But God promises good things to those He loves:

"'For I know the plans I have for you,” declares the Lord, “plans to prosper you and not to harm you, plans to give you hope and a future. Then you will call on me and come and pray to me, and I will listen to you. You will seek me and find me when you seek me with all your heart." - Jeremiah 29

Eventually dark clouds of disappointment sweep away, sunny days return, and you're wiser than you were before. 🌅

If your life seems messy right now, I hope you let go (maybe just a little) and let God work all things together for good.

encouraging words by Jennifer Frith, artist
encouraging words by Jennifer Frith, artist
encouraging words by Jennifer Frith, artist

  • How has God worked out some Good Things in your life?

  • How are you wiser now than you were before a '“messy event”?

  • In what ways have you developed a deeper capacity for joy and love after a hurt or disappointment?

How to Pick Your "One Word" for the New Year

2018 was a year of dormancy for me…. roots going deep… withdrawing inside myself. It was a cold, grey, and sometimes-frustrating period (kind of like my nemesis: winter!). But I’m ready to thaw out, how about you?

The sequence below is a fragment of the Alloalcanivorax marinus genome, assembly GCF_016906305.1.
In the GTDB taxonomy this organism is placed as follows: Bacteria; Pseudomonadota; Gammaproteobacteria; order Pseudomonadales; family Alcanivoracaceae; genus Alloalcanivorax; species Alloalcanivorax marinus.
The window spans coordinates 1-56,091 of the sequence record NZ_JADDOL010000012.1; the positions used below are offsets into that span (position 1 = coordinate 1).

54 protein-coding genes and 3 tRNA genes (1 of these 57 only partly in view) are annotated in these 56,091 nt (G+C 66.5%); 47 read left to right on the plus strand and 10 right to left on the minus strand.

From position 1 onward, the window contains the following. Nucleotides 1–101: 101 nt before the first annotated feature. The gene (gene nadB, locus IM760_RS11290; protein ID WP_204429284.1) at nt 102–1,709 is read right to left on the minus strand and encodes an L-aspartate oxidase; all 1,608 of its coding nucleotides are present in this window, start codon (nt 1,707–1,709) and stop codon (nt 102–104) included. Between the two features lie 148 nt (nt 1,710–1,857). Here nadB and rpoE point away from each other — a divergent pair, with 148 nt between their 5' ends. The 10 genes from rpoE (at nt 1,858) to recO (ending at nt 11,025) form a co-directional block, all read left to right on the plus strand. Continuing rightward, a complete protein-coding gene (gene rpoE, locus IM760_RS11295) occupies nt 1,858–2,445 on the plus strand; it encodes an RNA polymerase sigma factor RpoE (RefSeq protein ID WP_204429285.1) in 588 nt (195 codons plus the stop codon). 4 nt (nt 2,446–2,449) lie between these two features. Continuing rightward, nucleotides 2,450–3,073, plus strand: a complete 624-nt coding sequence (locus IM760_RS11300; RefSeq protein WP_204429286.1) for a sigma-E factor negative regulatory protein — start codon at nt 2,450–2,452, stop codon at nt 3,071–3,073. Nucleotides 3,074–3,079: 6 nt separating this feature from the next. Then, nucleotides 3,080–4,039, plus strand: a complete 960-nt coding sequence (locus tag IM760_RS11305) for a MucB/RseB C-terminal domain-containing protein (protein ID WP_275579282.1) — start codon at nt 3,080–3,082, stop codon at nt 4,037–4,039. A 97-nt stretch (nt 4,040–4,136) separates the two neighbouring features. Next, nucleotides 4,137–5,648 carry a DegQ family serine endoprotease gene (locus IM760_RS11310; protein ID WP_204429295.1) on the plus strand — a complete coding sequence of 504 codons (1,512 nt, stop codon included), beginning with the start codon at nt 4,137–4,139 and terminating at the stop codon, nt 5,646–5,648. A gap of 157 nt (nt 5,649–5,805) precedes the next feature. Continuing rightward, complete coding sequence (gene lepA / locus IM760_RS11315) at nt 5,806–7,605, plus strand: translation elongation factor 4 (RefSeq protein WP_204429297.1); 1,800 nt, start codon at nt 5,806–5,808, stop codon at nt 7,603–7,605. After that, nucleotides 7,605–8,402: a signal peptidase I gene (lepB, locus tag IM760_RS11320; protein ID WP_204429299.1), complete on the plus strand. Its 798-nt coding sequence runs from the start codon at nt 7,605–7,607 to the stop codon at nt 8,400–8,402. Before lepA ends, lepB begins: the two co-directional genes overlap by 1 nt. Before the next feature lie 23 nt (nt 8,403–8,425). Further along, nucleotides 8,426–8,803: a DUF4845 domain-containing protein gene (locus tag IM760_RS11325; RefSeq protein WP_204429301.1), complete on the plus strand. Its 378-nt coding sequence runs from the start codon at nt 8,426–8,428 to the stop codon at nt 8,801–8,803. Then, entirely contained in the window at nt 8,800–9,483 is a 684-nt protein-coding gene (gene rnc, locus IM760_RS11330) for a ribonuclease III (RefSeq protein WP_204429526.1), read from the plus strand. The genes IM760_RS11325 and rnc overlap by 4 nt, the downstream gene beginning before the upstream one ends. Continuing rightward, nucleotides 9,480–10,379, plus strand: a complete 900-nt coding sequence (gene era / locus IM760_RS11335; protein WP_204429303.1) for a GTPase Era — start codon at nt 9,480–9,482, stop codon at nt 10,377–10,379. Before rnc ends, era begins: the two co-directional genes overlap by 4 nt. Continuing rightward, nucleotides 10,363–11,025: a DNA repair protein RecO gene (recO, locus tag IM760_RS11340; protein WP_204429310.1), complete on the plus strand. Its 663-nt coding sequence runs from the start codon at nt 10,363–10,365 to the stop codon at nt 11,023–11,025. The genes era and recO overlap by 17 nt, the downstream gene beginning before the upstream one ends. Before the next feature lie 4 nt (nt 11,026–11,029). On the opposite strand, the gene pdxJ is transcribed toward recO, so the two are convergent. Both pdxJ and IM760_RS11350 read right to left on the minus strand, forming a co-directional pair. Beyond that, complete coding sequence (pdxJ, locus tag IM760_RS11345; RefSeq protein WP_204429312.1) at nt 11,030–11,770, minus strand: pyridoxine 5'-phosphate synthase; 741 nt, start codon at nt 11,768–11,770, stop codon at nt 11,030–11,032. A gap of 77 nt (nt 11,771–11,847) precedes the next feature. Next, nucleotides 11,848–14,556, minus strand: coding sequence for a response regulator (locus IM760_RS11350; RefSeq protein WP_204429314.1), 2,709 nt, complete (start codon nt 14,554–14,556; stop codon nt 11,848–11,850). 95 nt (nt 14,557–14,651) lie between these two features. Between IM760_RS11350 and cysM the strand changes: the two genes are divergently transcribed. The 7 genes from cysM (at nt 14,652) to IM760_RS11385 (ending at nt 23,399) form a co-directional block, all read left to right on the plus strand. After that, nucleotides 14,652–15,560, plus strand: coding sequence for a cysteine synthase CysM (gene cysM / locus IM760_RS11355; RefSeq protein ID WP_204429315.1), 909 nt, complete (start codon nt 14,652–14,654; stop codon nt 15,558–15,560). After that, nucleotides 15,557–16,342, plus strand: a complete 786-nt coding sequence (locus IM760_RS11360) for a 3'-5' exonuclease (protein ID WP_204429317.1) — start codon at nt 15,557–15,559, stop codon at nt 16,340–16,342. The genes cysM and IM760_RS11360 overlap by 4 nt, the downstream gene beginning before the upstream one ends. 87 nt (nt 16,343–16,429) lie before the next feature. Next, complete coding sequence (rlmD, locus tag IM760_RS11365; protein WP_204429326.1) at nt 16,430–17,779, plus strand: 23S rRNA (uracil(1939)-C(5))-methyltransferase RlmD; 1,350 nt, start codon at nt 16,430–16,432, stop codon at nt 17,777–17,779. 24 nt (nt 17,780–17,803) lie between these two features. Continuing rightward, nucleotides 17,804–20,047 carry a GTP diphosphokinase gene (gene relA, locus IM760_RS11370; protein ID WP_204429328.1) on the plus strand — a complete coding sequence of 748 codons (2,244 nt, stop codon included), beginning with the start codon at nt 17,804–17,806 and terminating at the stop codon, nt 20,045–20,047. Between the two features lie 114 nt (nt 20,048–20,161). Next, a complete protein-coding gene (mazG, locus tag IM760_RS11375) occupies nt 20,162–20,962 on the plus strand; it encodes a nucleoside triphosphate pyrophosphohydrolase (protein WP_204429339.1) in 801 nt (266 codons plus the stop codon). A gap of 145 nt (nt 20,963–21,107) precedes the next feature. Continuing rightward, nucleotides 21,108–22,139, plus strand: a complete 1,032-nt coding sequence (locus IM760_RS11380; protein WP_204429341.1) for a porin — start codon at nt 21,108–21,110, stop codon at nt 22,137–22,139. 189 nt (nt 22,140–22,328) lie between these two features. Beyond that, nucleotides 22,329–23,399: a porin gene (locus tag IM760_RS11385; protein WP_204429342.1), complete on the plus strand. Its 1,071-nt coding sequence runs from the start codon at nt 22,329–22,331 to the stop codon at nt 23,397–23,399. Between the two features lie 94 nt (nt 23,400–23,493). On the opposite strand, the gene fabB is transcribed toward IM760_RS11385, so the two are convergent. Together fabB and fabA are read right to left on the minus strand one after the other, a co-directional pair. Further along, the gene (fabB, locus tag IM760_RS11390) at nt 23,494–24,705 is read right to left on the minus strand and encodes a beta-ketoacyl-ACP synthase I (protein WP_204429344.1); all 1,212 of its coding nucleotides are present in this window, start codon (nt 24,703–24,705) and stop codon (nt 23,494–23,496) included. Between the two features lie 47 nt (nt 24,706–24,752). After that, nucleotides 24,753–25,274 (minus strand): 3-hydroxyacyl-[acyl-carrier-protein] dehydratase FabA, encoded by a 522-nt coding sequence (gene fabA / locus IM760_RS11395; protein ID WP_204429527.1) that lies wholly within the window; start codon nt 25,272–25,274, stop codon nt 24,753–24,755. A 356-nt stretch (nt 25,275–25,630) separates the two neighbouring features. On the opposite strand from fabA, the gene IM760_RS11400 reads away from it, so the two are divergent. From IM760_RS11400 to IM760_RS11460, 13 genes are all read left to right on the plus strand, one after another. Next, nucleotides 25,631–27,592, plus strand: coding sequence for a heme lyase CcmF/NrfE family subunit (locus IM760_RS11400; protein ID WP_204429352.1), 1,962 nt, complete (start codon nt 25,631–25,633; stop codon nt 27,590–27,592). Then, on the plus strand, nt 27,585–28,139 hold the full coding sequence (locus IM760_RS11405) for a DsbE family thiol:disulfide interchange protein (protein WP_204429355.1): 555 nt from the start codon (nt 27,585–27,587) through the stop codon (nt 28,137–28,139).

With that in mind, my Word for 2019 is Bloom.

Do you do this “One Word” activity each year?

If you’ve not done it before, it’s a meditation practice to help you set a year-long intention. You pick One Word as an anthem. Once you’ve chosen One Word, you’ll find that your mind starts guiding you based on that one word for the entire year.

You can read more about the origins of it here.

I pondered about mine and decided upon bloom.

Bloom, by definition:


noun (1) \ˈblüm  \

a state or time of beauty, freshness, and vigor

As I was meditating about this word, I stumbled upon these verses, and then I knew it was a perfect pick for this time in my life:

Isaiah 35 

Joy of the Redeemed

The desert and the parched land will be glad;
    the wilderness will rejoice and blossom.
Like the crocus,  it will burst into bloom;
    it will rejoice greatly and shout for joy.

The glory of Lebanon will be given to it,
    the splendor of Carmel and Sharon;
they will see the glory of the Lord,
    the splendor of our God.

Strengthen the feeble hands,
    steady the knees that give way;
say to those with fearful hearts,
    “Be strong, do not fear;
your God will come,

    he will come with vengeance;
with divine retribution
    he will come to save you.”

Then will the eyes of the blind be opened
    and the ears of the deaf unstopped.
Then will the lame leap like a deer,
    and the mute tongue shout for joy.
Water will gush forth in the wilderness
    and streams in the desert.
The burning sand will become a pool,
    the thirsty ground bubbling springs.
In the haunts where jackals once lay,
    grass and reeds and papyrus will grow.

And a highway will be there;
it will be called the Way of Holiness;